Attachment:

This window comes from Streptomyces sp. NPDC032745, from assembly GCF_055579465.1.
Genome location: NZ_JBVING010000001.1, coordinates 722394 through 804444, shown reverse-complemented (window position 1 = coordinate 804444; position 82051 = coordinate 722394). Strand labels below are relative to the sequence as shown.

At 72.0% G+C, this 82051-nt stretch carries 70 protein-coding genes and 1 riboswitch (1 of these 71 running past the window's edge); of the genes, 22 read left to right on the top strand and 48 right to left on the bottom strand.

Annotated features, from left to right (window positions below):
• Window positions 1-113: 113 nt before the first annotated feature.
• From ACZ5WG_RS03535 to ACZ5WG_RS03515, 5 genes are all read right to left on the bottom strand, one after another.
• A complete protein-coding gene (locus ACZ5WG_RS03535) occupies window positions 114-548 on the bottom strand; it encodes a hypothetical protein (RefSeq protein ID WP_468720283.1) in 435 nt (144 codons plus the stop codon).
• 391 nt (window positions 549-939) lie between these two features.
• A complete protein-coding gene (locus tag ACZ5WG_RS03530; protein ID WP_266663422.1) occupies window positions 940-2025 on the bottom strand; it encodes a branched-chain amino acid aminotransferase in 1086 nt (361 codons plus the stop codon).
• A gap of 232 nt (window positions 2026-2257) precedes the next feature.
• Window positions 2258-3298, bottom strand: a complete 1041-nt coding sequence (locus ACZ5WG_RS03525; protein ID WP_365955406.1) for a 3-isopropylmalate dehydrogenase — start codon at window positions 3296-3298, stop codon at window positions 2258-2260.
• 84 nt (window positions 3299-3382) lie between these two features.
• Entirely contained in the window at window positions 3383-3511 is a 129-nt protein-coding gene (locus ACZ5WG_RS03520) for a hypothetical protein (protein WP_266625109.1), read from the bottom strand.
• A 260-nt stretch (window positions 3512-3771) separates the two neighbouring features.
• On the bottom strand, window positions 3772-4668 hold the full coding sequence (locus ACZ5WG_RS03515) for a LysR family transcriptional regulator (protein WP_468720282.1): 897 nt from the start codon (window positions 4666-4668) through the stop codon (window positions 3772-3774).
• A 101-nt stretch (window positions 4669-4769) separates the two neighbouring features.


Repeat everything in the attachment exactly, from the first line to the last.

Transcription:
This window comes from Streptomyces sp. NPDC032745, from assembly GCF_055579465.1.
Genome location: NZ_JBVING010000001.1, coordinates 722394 through 804444, shown reverse-complemented (window position 1 = coordinate 804444; position 82051 = coordinate 722394). Strand labels below are relative to the sequence as shown.

At 72.0% G+C, this 82051-nt stretch carries 70 protein-coding genes and 1 riboswitch (1 of these 71 running past the window's edge); of the genes, 22 read left to right on the top strand and 48 right to left on the bottom strand.

Annotated features, from left to right (window positions below):
• Window positions 1-113: 113 nt before the first annotated feature.
• From ACZ5WG_RS03535 to ACZ5WG_RS03515, 5 genes are all read right to left on the bottom strand, one after another.
• A complete protein-coding gene (locus ACZ5WG_RS03535) occupies window positions 114-548 on the bottom strand; it encodes a hypothetical protein (RefSeq protein ID WP_468720283.1) in 435 nt (144 codons plus the stop codon).
• 391 nt (window positions 549-939) lie between these two features.
• A complete protein-coding gene (locus tag ACZ5WG_RS03530; protein ID WP_266663422.1) occupies window positions 940-2025 on the bottom strand; it encodes a branched-chain amino acid aminotransferase in 1086 nt (361 codons plus the stop codon).
• A gap of 232 nt (window positions 2026-2257) precedes the next feature.
• Window positions 2258-3298, bottom strand: a complete 1041-nt coding sequence (locus ACZ5WG_RS03525; protein ID WP_365955406.1) for a 3-isopropylmalate dehydrogenase — start codon at window positions 3296-3298, stop codon at window positions 2258-2260.
• 84 nt (window positions 3299-3382) lie between these two features.
• Entirely contained in the window at window positions 3383-3511 is a 129-nt protein-coding gene (locus ACZ5WG_RS03520) for a hypothetical protein (protein WP_266625109.1), read from the bottom strand.
• A 260-nt stretch (window positions 3512-3771) separates the two neighbouring features.
• On the bottom strand, window positions 3772-4668 hold the full coding sequence (locus ACZ5WG_RS03515) for a LysR family transcriptional regulator (protein WP_468720282.1): 897 nt from the start codon (window positions 4666-4668) through the stop codon (window positions 3772-3774).
• A 101-nt stretch (window positions 4669-4769) separates the two neighbouring features.